When I received the paperwork back from MCPS (the Mechanical Copyright Protection Society) I was informed that the song’s UK copyright is held by Harmony Music Ltd. and the song is credited to Sankey and Plenn.

The song was published by Lowry in 1869. He claimed to have written the music, but he didn’t say where the lyrics came from. In 1878 the American gospel singer and composer Ira D. Sankey published his own setting of the words, writing that the words were anonymous.

Doris Plenn learned the original hymn from her grandmother, who reportedly believed that it dated from the early days of the Quaker movement. Plenn contributed an additional verse around 1950, which was taken up by Pete Seeger and other folk revivalists who modified much of the overtly Christian wording.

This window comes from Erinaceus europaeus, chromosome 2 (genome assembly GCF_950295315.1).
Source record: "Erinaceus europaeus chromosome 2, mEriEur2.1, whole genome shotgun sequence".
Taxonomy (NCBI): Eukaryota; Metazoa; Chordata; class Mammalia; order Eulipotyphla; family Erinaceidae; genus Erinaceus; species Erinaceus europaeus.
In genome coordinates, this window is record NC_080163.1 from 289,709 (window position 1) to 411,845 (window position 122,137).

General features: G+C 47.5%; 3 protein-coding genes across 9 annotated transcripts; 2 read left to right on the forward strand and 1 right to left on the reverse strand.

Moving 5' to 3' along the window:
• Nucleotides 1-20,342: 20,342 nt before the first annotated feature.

So it seems that the song is still in copyright because of the extra lyrics added by Plenn in the 1950s. I still haven’t found out how come the copyright is held by Harmony Music!

Just because a song is old, doesn’t mean that it’s automatically in the public domain.

next week

Next week I’ll be looking at how you go about getting permission to use a song in order to perform it, record it, arrange it, etc. Also how to claim rights over your own song writing. This will refer to the situation in the UK only I’m afraid.

This is the fifth in a series of seven posts about songs and copyright:

  1. Even if it’s a folk song, somebody wrote it
  2. Basic principles of copyright
  3. Different kinds of rights
  4. How the law works
  5. Who owns the song?
  6. How to get permission to use a song
  7. Alternatives


Chris Rowbury's website:

Chris Rowbury